I won’t go into in-depth reviews of the software except to say that they’ll all do the job of helping you track your finances and keep tabs on where your money is coming and going.   Some will probably fit your personality and preferences a bit better than the others.

At our house I use a combination of tracking all our income and expenses in Microsoft Money while keeping a family budget in an excel spreadsheet that I modified from one put out by glblguy over at http://www.gatherlittlebylittle.com.  You can download his spreadsheet here.

His spreadsheet breaks the month down into 2 week increments, and you just input all your set expenses as well as expected variable expenses and keep track of what you’ve actually spent as the month goes on.  For a spreadsheet geek like me that is the only way to go!

Just Get Started Today!

A lot of people don’t ever get started on a budget because they don’t think they’ll be able to get it right, or that they won’t like what they find.  The truth is you WON’T get it right at first, on average it will take 90-120 days to get your family budget where it needs to be.   Even then it will still be in a constant state of small revisions and updates through monthly budget meetings.  The important thing, however, is just to get started because the process of doing your budget helps you to get control of your money, and your future!

The plans of the diligent lead to profit as surely as haste leads to poverty – Proverbs 21:5

Does your family do a budget?  Is it something you’ve found helpful?  If you’re just getting started, what is holding you back?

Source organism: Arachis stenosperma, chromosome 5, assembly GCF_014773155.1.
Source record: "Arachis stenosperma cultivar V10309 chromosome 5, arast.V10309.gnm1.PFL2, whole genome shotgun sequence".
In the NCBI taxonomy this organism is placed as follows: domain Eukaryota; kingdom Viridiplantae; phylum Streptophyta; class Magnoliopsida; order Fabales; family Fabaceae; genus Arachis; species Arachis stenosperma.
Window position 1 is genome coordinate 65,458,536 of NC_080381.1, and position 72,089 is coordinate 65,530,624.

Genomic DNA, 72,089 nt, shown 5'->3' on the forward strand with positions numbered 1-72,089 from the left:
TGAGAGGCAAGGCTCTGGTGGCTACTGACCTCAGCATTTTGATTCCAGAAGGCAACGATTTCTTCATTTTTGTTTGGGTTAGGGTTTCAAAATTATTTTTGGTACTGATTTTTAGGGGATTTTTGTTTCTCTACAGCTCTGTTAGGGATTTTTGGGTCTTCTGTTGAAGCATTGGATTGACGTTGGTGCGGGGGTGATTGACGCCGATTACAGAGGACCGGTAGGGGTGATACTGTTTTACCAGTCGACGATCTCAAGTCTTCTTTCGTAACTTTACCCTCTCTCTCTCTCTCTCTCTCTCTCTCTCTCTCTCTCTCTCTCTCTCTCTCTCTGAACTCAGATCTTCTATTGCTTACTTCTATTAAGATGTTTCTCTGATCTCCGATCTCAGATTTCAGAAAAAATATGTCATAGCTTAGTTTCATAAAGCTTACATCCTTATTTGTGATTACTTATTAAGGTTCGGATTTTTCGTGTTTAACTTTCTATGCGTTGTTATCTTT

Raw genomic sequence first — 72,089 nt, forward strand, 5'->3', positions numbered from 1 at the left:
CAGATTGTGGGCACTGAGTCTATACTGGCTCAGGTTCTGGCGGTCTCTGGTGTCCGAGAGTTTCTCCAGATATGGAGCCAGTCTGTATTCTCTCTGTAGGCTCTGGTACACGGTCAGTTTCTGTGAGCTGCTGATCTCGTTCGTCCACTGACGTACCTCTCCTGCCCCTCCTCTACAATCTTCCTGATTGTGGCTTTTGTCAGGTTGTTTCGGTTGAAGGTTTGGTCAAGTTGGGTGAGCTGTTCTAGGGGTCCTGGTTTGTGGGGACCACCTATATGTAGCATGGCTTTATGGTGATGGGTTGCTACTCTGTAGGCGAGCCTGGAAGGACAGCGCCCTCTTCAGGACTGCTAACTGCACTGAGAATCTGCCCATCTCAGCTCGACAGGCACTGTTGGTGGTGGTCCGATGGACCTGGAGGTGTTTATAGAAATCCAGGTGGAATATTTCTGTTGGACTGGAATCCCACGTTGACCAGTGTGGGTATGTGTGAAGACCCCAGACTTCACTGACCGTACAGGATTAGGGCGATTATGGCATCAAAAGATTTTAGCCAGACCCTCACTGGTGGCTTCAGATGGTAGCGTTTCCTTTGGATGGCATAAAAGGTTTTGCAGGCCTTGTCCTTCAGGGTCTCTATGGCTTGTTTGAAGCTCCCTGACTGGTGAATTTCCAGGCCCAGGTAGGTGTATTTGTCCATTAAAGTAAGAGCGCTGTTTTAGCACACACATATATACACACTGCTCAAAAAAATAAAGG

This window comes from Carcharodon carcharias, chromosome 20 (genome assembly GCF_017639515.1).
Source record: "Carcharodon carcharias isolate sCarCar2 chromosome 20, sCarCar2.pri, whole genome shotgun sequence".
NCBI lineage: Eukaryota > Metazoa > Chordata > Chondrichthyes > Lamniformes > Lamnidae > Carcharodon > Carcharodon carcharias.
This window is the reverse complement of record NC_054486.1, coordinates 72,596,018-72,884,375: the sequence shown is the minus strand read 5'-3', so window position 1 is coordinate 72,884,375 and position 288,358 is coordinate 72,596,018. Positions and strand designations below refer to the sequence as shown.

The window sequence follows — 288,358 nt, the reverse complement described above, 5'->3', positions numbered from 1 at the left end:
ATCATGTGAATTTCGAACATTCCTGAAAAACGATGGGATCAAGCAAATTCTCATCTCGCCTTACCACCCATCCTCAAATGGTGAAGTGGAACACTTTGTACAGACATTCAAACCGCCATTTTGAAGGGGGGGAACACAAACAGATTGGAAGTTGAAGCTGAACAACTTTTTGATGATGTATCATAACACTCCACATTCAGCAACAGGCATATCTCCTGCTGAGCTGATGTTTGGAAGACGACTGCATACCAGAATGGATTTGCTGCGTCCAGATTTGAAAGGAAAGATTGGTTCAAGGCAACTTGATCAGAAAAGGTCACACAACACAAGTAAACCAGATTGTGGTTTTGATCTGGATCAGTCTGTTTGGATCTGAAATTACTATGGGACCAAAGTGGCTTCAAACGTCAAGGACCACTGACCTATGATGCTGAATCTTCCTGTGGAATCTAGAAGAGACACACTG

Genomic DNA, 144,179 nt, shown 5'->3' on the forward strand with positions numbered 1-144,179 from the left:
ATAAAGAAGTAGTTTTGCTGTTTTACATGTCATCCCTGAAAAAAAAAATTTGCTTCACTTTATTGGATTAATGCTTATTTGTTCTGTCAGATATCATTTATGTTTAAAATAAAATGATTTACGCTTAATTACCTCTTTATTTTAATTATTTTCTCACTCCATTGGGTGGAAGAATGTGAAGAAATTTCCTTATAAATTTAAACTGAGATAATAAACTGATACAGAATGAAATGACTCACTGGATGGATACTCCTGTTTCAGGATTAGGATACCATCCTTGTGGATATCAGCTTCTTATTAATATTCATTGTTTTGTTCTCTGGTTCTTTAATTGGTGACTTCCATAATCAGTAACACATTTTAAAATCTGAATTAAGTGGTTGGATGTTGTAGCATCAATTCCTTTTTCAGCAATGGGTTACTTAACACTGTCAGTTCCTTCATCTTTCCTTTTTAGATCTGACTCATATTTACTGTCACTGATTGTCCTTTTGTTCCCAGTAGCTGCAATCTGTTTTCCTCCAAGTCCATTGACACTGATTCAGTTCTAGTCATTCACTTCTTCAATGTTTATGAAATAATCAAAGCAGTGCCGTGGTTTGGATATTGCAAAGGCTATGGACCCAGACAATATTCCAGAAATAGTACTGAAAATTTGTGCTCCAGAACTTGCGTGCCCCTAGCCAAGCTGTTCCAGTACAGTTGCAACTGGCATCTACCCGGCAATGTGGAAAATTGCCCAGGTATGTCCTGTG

UPDATE: I know I included a lot of information here, and it may have gotten a little confusing. Here’s a quick video to boil it down to 6 easy steps!

This was another post in the series titled “Jumpstart YOUR Economy: Tips For Starting The New Year Off Right“.

Last Edited: 30th December 2014

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    Share Your Thoughts:

  1. says

    We have a sort-of budget. We keep track of our spending, and we plan for big ticket items that we want to buy, but we don’t parse it out and say that we can only spend X on entertainment and X on groceries. We pay tithing first, our necessities/bills second, our savings third and then stay within our means for the rest. We haven’t run out of money yet ;)

    Mirandas last blog post..Money and Status: Do You Want More Than the Joneses?

  2. says

    Right now, we’re using a weekly budget we modified using a google docs template. My wife gets paid weekly and her income fluctuates week to week. I keep track of our register using quicken 2007 (started w/ a 2003 version and upgraded once).